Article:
The co-vice-chair of Germany's ruling Christian Democrats (CDU), Armin Laschet, says Berlin is taking "too long to react" to France's proposal to revamp the European Union. Paris says it's growing impatient with Germany.
A leading contender to succeed German Chancellor Angela Merkel on Sunday criticized her for taking too long to respond to a French proposal on a post-Brexit reform of the European Union.
"We take too long to react," Armin Laschet, North Rhine-Westphalia's state premier, said at the Munich Security Conference.
"I would like to apologize on behalf of the German government," the co-vice-chair of the ruling Christian Democrats (CDU) added. French President Emmanuel Macron has called for an overhaul of the EU in response to Brexit, including taking steps to implement deeper integration in financial and defense matters, and has urged Germany to move the reforms ahead alongside him.
A day earlier, Macron said that he was "impatient" with Germany's reluctance to take up his offer to cooperate on implementing EU reforms. He added that Merkel's CDU- and SPD-led government has not lived up to the promise in their 2018 agreement to create a "fresh start" for Europe.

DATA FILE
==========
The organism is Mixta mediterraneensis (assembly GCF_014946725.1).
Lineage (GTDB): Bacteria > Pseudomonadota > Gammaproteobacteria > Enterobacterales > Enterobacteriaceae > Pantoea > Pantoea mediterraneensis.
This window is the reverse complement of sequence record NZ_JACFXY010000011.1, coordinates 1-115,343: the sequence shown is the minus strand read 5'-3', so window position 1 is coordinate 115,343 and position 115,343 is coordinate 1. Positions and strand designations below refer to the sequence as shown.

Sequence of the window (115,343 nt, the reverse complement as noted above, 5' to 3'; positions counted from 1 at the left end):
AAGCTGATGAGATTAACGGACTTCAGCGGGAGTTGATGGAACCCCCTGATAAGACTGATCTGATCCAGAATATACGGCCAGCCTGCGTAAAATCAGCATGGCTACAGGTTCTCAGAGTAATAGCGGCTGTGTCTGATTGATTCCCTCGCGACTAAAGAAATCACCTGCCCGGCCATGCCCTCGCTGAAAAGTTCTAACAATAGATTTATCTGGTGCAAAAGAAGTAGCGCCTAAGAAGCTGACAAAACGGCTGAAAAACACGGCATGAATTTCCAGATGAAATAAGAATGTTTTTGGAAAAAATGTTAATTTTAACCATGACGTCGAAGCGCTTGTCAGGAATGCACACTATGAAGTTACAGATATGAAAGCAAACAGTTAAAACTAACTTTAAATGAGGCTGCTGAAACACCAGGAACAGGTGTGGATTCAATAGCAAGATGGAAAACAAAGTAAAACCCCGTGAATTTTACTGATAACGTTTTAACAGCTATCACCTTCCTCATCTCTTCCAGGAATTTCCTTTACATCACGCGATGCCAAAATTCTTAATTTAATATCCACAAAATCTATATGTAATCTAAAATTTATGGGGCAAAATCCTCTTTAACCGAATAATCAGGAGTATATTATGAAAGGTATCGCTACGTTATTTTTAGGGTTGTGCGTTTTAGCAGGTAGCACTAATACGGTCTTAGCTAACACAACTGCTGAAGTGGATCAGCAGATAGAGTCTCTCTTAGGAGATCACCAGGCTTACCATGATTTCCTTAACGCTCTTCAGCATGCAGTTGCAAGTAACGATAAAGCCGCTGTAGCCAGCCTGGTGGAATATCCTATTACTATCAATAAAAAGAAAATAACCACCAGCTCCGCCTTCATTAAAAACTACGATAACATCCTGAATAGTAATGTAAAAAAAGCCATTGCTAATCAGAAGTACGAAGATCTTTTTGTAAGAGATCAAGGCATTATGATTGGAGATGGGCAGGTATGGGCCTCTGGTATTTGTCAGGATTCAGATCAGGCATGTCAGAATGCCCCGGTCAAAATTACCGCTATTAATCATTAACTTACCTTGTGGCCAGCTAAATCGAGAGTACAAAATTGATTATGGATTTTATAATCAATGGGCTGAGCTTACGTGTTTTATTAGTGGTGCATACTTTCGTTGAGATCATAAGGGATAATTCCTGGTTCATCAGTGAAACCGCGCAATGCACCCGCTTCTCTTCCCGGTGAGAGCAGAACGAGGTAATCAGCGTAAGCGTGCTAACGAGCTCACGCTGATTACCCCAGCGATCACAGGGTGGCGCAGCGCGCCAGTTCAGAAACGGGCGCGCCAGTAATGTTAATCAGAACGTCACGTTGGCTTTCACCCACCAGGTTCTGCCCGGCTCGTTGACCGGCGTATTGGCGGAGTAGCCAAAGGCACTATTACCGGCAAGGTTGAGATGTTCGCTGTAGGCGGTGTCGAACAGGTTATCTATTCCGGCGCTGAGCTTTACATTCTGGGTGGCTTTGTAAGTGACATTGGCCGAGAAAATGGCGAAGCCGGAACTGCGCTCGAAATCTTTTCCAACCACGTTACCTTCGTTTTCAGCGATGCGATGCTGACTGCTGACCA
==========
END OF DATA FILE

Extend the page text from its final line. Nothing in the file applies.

"I would have liked a more engaged and faster answer to Macron, and a dialogue with him," Laschet said, adding that Germany should work together with France again in the future to improve Europe.
The fundamental crises that Europe has faced, including the financial crisis, migration crisis and Brexit made it difficult to focus on "great European visions," he said. "But now I think we are going to need them again." After Brexit, Germany must also assume more financial responsibility in Europe, he said.
Merkel's initially tipped successor, Defense Minister Annegret Kramp-Karrenbauer, stepped down as CDU leader last week, opening the position to other party leaders again. Laschet, who is seen as a compromise figure between the CDU's conservative and centrist wings, is one of three potential contenders to lead the party and become its candidate for the chancellery.
However, he refused to confirm at the conference that he was in line for the position. Asked whether he saw his future in Düsseldorf, the capital of North Rhine-Westphalia, or Berlin, he replied: "Aachen," referring to his birth city.
lc/mm (dpa, AFP)